Launch Delays Blessing in Disguise for GRACE-FO Mission

GRACE-FO spacecraft (Credit: Airbus Defense and Space)

A German-American science mission scheduled to launch this week is running nine months behind schedule due to issues with launch vehicles. However, the delays turned out to be a blessing in disguise for the project, according to a Government Accountability Office (GAO) assessment.

The twin Gravity Recovery and Climate Experiment Follow-On (GRACE-FO) satellites are set to launch on Tuesday at 12:47:58 p.m. PDT (3:47:58 p.m. EDT; 1947:58 GMT) aboard a SpaceX Falcon 9 booster from Vandenberg Air Force Base in California. The launch will be webcast at www.nasa.gov and www.spacex.com.

GRACE-FO, which is a joint project of NASA and the German Research Centre for Geosciences (GFZ),  will measure Earth’s gravity field and provide insights into water movement on and beneath its surface. The satellites will expand upon the GRACE satellites, which flew a five-year science mission after they were launched in 2002.

GFZ, which was responsible for the launch vehicle, originally booked a Russian Dnepr rocket for an August 2017 launch, GAO found. When Roscosmos said the rocket was no longer available, the center arranged the flight on the Falcon 9, which will also launch five Iridium-NEXT communications satellites on Tuesday.

The initial four-month launch delay caused by the change was extended further when a Falcon 9 exploded on the launch pad while being fueled for an engine test on Sept. 1, 2016. Additional delays pushed back the flight to this month.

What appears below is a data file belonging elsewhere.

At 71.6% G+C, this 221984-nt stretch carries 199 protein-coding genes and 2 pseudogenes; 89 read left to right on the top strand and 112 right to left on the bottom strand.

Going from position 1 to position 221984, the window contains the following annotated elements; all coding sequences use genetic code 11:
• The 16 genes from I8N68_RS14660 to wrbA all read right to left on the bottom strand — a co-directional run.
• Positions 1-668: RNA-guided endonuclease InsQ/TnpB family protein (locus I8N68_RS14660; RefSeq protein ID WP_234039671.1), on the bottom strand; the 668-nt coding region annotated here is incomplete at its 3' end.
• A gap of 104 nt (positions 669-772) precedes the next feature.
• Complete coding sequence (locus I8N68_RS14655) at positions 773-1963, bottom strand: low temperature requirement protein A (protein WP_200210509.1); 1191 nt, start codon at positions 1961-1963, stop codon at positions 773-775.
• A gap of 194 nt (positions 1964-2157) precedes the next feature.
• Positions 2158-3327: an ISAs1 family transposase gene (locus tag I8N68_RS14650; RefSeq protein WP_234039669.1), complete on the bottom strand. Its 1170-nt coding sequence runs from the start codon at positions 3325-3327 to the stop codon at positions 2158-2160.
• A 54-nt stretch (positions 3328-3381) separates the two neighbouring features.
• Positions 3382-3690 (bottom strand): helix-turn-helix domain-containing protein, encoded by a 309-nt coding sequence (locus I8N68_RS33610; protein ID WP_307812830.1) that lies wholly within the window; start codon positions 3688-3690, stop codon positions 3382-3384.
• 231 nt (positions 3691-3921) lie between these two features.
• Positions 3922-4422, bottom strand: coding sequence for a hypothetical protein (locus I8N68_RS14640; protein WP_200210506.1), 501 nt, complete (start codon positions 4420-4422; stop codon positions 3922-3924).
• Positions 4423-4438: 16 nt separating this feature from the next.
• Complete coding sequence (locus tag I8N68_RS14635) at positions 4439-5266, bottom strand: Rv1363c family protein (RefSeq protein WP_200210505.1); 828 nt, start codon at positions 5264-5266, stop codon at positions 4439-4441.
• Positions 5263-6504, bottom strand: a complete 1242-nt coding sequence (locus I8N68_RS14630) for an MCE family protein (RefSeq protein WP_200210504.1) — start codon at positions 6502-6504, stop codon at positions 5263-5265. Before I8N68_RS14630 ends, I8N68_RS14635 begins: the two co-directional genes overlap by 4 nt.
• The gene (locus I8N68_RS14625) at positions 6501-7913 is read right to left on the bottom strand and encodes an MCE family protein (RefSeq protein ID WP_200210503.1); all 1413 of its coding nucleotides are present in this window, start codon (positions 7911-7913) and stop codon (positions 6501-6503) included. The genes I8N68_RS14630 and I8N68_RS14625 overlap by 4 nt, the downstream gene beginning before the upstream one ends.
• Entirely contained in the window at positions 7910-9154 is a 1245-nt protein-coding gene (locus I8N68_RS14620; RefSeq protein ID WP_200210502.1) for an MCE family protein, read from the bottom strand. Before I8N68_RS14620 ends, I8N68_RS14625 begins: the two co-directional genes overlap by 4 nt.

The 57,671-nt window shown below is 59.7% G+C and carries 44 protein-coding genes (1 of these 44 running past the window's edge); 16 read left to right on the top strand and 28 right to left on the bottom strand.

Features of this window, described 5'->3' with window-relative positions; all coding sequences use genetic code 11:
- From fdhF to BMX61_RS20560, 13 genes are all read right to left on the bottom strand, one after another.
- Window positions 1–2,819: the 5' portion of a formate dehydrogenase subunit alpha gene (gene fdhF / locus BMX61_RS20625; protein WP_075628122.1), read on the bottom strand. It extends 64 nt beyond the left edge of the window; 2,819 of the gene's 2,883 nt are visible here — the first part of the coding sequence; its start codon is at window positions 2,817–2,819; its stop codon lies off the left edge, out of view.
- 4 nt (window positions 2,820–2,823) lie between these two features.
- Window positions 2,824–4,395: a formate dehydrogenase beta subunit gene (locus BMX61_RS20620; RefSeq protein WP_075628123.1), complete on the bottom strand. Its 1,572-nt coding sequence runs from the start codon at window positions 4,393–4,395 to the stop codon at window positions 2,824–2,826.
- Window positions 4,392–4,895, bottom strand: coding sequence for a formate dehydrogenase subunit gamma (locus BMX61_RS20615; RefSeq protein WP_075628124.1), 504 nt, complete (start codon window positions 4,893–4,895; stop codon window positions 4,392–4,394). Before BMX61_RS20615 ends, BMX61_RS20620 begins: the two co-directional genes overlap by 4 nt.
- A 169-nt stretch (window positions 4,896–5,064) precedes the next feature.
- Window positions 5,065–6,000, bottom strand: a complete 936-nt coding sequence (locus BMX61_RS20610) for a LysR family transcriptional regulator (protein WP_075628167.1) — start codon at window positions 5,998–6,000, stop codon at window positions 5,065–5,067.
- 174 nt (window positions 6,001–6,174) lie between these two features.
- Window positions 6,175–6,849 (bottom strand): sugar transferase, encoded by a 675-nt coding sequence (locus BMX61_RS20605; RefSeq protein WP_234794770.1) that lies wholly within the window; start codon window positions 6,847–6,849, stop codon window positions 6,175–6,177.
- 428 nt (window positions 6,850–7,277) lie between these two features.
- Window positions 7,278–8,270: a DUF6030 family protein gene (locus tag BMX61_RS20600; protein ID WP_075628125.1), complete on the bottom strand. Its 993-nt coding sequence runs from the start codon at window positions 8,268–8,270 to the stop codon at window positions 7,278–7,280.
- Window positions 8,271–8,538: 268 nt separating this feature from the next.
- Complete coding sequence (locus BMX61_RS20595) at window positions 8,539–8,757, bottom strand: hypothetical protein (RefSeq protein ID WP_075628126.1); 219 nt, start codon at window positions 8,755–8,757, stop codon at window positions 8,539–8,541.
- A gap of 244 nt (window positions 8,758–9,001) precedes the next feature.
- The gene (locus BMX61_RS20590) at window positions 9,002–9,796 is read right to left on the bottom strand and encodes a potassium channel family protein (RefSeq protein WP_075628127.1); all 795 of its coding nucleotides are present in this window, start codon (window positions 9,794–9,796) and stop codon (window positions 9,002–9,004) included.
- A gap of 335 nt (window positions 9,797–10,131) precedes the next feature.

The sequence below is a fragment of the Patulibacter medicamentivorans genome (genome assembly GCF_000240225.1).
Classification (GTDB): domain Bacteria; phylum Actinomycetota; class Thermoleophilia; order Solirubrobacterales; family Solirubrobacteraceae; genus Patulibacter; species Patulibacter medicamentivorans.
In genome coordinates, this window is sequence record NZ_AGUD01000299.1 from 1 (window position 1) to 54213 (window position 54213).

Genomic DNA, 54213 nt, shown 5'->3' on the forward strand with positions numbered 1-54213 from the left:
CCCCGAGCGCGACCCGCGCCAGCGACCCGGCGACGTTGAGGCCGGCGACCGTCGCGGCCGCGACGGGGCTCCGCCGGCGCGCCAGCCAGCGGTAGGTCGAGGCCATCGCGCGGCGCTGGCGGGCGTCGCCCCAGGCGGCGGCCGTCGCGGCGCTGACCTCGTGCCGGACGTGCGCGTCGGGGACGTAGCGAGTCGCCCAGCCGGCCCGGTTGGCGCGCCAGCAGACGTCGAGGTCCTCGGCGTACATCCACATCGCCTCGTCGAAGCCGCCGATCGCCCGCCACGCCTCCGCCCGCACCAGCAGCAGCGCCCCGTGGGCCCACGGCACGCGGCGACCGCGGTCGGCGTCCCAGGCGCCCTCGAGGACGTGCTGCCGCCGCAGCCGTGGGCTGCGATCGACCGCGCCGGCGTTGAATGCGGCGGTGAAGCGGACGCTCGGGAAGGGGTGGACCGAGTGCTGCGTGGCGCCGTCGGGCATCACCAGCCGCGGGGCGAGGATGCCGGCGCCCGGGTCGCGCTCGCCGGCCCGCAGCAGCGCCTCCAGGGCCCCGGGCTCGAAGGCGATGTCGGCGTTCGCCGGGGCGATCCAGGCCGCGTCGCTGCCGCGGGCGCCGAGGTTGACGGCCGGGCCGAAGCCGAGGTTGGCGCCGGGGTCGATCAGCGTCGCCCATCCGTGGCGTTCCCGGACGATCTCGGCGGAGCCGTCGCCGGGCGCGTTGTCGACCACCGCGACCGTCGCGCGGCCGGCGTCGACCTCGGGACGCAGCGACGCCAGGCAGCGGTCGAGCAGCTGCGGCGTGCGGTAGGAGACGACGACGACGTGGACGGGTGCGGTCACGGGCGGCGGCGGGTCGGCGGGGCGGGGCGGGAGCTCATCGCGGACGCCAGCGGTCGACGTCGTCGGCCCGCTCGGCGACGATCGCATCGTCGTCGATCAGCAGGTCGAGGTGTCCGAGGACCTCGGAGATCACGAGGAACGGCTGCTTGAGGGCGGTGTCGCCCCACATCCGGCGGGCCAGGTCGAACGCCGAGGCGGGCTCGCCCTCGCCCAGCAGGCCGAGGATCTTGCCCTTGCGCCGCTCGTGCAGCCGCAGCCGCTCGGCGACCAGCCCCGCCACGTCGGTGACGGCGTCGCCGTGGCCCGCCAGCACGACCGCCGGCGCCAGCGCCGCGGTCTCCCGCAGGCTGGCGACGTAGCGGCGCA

The nine-month schedule slip turned out to be good news for the GRACE-FO mission.

“The project used the extra time in the schedule due to launch delays to conduct additional risk reduction activities during system-level integration and test,” the report stated. “For example, the project identified a design issue with its global positioning system antenna during testing. With the extra time, it replaced the antennas on both spacecraft to resolve the issue.

“In addition, the project identified a manufacturing issue with one of the two cavities that stabilizes the laser of its Laser Ranging Interferometer (LRI), which is contributed by GFZ….With the extra time, the project was able to replace and reintegrate the cavity with the spacecraft,” the report added.

Engineers also had time to investigate the shifting of an optical system component of LRI that occurred during system-level environmental testing in August 2017.

“The project expects that it will be able to use the component as-is because tests indicate there is sufficient performance margin even with the shifting, that exposure to the vacuum of space will reduce the shifting, and it can make operational adjustments to further improve performance, if needed,” the assessment found.

Project officials expect to launch the satellites within GRACE-FO’s cost baseline by using funding held in reserve to cover additional costs that resulted from the schedule slip, according to the assessment.

The GAO’s assessment of the project is below.

NASA: Assessments of Major Projects
Government Accountability Office
May 1, 2018
Full Report

Gravity Recovery and Climate Experiment Follow-On (GRACE-FO)

The Gravity Recovery and Climate Experiment Follow-On (GRACE-FO) will continue and expand upon the 2002 GRACE mission, which ended science operations in October 2017. The system, which consists of two spacecraft working together to obtain scientific measurements, will provide high-resolution models of Earth’s gravity field and insight into water movement on and beneath the Earth’s surface for up to 5 years. These models will provide rates of ground water depletion and polar ice melt and enable improved planning for droughts and floods. GRACE-FO is a collaborative effort with the German Research Centre for Geosciences (GFZ).

Project Information

NASA Lead Center:
Jet Propulsion Laboratory
International Partner: German Research Centre for Geosciences (GFZ)
Launch Location: Vandenberg Air Force Base, CA
Launch Vehicle: Falcon 9
Mission Duration: 5 years
Requirement Derived from: NASA 2010 Climate Plan
Budget Portfolio: Science, Earth Science

Project Summary